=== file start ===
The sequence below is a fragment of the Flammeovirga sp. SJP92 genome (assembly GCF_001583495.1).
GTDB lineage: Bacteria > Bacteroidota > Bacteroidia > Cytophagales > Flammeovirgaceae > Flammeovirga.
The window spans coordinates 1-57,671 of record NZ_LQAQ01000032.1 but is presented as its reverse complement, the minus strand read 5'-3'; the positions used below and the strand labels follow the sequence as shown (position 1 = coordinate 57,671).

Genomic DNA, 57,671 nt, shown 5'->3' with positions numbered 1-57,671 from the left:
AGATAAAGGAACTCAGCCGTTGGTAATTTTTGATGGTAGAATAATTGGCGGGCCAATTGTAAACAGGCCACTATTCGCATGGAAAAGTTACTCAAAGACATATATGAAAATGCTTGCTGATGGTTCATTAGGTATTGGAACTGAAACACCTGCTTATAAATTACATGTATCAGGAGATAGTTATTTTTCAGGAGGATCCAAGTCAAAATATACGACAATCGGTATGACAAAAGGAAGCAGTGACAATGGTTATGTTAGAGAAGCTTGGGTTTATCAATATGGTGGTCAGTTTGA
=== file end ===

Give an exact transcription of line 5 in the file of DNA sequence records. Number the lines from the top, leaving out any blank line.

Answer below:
AGATAAAGGAACTCAGCCGTTGGTAATTTTTGATGGTAGAATAATTGGCGGGCCAATTGTAAACAGGCCACTATTCGCATGGAAAAGTTACTCAAAGACATATATGAAAATGCTTGCTGATGGTTCATTAGGTATTGGAACTGAAACACCTGCTTATAAATTACATGTATCAGGAGATAGTTATTTTTCAGGAGGATCCAAGTCAAAATATACGACAATCGGTATGACAAAAGGAAGCAGTGACAATGGTTATGTTAGAGAAGCTTGGGTTTATCAATATGGTGGTCAGTTTGA